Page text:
Most drivers caught without insurance think they can talk their way out of being fined or given points on their licence - according to a new survey of retired police officers. The bad news for them is that traffic officers have heard it all before from other motorists, so your excuse will fall on deaf ears - even if you come up with something really bizarre.
The study, by Churchill Insurance, found that the most common reasons people gave for driving uninsured was being unaware that they didn't have insurance. Almost two thirds of drivers made this claim, although the retired officers in the study highlighted that ignorance is no defence, so they would still be penalised.
The second most common excuse was disorganisation - as drivers had failed to keep track of when the renewal was due. This was mentioned by a third of people. Unfortunately for them, this is not a good enough reason for driving without insurance, so they won't get away with it either.
The study also stumbled across some particularly odd excuses. One driver, for example, argued that "The car drives perfectly well without it", so they didn't feel the need to spend a fortune on cover. Another explained that it was her husband's car. She added: "He's dead, but he is still insured." One of the oddest situations was the Lamborghini driver who thought he could get away with buying cover for a Nissan Micra and driving the Lamborghini under his third party cover to drive any other car.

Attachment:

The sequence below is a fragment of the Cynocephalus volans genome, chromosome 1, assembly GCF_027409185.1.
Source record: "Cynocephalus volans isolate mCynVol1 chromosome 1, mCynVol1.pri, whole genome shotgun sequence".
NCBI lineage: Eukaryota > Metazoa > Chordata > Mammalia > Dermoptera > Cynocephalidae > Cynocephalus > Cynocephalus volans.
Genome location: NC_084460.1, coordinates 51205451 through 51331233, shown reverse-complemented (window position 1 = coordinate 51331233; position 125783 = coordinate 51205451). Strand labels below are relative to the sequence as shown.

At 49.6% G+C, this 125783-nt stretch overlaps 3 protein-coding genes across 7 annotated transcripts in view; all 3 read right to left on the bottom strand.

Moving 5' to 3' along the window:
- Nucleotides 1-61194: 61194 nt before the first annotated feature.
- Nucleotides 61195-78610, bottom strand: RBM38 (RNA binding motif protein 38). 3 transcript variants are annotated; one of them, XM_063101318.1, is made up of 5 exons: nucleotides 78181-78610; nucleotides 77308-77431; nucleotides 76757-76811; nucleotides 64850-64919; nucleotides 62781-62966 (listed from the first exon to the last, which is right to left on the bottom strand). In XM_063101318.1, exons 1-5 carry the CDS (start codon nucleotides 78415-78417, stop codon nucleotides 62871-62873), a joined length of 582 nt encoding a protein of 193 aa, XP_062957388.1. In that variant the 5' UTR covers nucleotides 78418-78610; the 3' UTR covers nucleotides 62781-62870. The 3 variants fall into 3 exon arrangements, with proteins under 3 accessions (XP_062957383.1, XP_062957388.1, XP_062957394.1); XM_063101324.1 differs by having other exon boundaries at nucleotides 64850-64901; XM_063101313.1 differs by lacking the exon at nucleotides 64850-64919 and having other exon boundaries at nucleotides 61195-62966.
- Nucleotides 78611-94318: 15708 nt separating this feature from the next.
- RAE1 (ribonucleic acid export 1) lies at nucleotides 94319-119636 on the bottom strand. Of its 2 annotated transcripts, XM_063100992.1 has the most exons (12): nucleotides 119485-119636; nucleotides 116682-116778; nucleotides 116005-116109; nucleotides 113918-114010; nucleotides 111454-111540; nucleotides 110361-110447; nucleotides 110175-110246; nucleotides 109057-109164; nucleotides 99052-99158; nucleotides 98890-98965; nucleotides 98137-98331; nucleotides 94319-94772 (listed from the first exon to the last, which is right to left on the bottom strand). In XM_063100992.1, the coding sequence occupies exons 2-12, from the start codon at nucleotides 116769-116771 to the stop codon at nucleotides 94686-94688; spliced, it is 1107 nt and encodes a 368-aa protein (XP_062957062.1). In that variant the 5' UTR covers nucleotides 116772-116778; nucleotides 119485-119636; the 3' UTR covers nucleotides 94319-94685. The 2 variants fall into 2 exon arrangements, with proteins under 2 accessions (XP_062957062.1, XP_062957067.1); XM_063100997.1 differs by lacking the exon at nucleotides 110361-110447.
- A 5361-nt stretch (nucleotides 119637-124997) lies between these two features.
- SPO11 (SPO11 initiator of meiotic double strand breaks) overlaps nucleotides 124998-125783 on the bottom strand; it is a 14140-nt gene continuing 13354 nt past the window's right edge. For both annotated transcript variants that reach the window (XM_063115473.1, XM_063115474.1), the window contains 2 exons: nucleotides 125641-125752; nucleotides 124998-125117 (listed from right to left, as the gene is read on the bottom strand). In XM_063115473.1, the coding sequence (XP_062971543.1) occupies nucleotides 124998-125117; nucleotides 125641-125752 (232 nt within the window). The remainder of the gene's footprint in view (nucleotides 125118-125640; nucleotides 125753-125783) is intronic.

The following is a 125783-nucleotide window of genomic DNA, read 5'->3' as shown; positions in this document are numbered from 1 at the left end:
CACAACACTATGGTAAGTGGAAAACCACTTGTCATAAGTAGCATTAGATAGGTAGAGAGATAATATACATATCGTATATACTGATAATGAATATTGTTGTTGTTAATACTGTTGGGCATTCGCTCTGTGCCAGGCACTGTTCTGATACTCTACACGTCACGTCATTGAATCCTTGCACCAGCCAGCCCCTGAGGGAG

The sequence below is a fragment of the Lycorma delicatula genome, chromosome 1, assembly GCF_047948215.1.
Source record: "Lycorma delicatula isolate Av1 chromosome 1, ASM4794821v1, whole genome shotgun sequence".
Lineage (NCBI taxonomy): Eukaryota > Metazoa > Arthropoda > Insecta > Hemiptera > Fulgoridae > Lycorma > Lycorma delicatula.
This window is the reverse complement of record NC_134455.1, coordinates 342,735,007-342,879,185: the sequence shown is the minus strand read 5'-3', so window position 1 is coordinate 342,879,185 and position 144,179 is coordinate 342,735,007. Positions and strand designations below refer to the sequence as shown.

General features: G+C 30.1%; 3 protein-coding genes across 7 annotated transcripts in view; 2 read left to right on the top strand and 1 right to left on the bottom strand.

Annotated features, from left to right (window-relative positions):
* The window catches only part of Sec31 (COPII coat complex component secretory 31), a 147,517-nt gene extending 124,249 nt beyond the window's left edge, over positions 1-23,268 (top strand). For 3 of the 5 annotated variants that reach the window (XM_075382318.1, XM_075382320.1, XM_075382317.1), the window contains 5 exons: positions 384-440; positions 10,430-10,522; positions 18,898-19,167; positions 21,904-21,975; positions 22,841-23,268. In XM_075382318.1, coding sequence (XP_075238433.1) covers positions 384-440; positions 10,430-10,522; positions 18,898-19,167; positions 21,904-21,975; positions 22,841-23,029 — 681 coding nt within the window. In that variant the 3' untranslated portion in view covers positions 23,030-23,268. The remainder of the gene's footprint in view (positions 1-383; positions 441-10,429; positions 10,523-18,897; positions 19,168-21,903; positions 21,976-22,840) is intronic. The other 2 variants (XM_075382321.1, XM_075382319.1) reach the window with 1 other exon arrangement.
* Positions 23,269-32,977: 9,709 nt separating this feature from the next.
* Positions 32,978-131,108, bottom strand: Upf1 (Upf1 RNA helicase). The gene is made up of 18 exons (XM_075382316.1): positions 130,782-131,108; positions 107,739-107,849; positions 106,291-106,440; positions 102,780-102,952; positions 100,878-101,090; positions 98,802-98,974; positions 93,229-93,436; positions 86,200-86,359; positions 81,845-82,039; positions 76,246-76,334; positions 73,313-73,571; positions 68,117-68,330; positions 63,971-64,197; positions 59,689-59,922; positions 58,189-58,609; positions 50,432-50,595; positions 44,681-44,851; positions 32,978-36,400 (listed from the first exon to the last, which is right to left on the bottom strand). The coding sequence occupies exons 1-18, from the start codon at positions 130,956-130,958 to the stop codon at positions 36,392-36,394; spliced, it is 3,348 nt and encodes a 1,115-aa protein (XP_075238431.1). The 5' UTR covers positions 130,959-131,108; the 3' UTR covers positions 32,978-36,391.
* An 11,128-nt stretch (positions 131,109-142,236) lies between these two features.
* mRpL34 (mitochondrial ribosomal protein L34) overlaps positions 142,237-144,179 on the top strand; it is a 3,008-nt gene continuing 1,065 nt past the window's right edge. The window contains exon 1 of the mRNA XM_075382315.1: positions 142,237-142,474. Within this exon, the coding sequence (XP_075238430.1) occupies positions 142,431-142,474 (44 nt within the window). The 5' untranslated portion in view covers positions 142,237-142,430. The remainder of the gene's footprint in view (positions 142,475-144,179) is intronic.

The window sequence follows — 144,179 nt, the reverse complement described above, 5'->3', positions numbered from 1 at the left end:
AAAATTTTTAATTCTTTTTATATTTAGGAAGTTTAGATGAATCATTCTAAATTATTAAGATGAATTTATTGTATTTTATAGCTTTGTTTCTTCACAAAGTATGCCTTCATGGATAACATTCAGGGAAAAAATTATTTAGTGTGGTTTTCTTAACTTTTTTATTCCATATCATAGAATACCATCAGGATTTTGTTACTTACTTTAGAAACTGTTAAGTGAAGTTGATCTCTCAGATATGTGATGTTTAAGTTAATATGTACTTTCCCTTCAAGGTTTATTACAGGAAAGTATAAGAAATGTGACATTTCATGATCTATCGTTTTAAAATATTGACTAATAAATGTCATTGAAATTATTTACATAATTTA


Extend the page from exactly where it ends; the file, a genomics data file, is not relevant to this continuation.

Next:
However, that's going to be tricky to effectively fake if you are caught without insurance.
What can you do?
It's vital, therefore, to make sure you don't fall into the trap of accidental uninsurance. There are three steps we should all take.
1) Whenever you buy cover, make a note in your diary two weeks before you are due to renew - to give yourself time to shop around.
Alternatively, you can set up your policy to auto-renew, which means your insurer will send you a letter with a quote, and if you don't call to cancel, they will automatically renew.
This is a reasonable idea if you take the letter as a nudge to shop around, and work on the assumption you should be able to find cheaper cover elsewhere. However, it's essential not to use this as an excuse to simply renew with the same insurer every year - as insurers save their best deals for new customers.
2) You should also read the small print, so you know what you are covered for. Some people think their policy will automatically give them third party cover to drive any other car, but you need to check whether there are limitations, and whether you need to activate this part of the cover.
3) Check the rules whenever you make a change. If, for example you start parking somewhere different overnight, you use your car to commute for a month or two, you drive overseas during the summer, or you make a modification to the car, you need to check whether you are still covered.